Two new studies offer an explanation for why COVID-19 cases can be so variable. A subset of patients has mutations in key immunity genes; other patients have autoantibodies that target the same components of the immune system. Both circumstances could contribute to severe forms of the disease-Howard Hughes Medical Institute
At least 3.5 percent of study patients with severe COVID-19, the disease caused by the novel coronavirus, have mutations in genes involved in antiviral defense. And at least 10 percent of patients with severe disease create "auto-antibodies" that attack the immune system, instead of fighting the virus. The results, reported in two papers in the journal Science on September 24, 2020, identify some root causes of life-threatening COVID-19, says study leader Jean-Laurent Casanova, a Howard Hughes Medical Institute Investigator at The Rockefeller University.
Seeing these harmful antibodies in so many patients -- 101 out of 987 -- was "a stunning observation," he says. "These two papers provide the first explanation for why COVID-19 can be so severe in some people, while most others infected by the same virus are okay."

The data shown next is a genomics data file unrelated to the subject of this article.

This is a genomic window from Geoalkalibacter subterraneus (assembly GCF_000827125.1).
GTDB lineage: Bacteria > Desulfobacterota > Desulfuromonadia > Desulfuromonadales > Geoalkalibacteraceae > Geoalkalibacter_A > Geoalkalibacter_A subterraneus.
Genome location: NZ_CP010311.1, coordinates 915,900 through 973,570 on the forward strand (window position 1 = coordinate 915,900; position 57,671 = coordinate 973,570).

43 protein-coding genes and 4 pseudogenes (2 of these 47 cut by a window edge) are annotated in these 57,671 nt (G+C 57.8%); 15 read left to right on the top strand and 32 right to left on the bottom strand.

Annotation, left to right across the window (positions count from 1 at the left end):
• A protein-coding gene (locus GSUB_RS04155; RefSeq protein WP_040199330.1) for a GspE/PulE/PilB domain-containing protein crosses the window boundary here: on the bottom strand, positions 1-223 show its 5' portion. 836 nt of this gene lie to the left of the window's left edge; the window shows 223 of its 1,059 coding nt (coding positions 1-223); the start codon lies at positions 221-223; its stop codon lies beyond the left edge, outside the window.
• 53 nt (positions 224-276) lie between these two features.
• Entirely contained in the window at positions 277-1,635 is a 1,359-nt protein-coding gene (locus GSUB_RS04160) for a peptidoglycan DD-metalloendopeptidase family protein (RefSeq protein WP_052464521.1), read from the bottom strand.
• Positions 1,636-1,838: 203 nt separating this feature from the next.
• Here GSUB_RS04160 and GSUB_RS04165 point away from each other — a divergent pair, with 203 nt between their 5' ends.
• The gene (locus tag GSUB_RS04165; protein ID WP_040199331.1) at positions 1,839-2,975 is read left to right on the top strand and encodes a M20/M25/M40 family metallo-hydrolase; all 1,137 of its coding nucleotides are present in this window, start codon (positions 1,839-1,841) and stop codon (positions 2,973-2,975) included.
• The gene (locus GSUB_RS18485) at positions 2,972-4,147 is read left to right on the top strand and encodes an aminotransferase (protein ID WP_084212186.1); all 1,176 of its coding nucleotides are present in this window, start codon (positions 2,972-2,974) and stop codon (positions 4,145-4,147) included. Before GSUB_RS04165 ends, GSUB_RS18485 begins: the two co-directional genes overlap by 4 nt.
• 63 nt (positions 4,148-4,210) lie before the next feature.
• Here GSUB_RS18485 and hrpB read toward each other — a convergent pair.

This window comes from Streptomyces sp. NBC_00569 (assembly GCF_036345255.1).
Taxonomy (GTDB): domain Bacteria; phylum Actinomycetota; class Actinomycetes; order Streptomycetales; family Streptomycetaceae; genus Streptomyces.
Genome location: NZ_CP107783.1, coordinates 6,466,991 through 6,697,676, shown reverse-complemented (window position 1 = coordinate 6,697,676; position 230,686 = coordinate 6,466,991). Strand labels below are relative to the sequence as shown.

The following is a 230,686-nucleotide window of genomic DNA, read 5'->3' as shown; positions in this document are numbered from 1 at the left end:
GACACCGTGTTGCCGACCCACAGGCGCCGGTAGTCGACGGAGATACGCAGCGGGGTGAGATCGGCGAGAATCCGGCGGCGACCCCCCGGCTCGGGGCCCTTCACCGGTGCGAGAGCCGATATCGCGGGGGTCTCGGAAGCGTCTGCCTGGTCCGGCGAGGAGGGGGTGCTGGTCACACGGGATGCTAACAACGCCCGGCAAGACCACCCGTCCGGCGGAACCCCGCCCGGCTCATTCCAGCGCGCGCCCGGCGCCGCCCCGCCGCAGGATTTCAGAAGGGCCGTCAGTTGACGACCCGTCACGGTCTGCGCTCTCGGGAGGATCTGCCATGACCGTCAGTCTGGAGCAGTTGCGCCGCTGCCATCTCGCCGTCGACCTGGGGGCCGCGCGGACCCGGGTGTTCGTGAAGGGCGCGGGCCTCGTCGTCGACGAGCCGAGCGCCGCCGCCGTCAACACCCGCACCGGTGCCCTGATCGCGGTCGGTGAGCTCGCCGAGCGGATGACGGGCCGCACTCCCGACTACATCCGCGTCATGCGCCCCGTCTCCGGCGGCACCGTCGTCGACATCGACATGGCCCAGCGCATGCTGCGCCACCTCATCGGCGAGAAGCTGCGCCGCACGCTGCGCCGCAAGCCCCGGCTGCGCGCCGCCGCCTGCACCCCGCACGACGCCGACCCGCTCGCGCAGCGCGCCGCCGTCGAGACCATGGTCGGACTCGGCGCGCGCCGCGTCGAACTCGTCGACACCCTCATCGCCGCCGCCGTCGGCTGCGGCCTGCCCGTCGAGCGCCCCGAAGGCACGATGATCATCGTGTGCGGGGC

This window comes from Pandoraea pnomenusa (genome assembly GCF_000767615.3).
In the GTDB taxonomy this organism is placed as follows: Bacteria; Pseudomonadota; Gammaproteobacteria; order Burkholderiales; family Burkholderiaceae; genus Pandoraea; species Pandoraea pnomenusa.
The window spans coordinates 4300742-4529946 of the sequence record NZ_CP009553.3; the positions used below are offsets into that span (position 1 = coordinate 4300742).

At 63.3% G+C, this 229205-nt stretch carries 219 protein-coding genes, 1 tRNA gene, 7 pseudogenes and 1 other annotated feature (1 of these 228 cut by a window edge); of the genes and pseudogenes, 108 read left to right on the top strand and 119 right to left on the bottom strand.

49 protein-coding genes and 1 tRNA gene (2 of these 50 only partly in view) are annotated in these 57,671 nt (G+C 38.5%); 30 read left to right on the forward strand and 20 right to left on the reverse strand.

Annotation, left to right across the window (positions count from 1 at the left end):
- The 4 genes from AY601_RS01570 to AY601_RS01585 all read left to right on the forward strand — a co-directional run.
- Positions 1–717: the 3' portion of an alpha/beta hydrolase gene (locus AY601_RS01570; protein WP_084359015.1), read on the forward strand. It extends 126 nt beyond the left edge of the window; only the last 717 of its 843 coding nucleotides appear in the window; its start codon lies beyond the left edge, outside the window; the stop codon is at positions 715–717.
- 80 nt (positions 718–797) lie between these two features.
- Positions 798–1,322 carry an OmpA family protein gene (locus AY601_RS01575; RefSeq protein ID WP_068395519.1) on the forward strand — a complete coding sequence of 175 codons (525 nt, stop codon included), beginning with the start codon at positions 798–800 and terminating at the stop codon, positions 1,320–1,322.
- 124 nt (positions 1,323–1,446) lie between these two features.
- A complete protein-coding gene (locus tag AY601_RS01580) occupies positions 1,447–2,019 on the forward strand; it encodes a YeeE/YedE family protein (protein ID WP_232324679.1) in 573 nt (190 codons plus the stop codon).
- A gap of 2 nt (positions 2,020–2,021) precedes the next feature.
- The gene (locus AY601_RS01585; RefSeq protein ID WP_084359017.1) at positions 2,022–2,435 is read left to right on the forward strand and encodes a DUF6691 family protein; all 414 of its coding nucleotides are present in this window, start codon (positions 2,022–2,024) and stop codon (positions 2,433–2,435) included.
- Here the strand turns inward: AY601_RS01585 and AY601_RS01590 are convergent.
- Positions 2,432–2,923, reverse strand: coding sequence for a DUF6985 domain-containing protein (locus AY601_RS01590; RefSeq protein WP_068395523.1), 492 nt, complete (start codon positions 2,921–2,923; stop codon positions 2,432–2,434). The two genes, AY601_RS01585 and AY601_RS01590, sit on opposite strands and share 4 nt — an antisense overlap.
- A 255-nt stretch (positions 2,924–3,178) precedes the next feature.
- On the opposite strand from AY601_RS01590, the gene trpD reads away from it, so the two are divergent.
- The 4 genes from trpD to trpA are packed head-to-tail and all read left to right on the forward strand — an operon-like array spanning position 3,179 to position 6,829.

The work has immediate implications for diagnostics and treatment, Casanova says. If someone tests positive for the virus, they should "absolutely" be tested for the auto-antibodies, too, he adds, "with medical follow-up if those tests are positive." It's possible that removing such antibodies from the blood could ease symptoms of the disease.
A global effort
Casanova's team, in collaboration with clinicians around the world, first began enrolling COVID-19 patients in their study in February. At the time, they were seeking young people with severe forms of the disease to investigate whether these patients might have underlying weaknesses in their immune systems that made them especially vulnerable to the virus.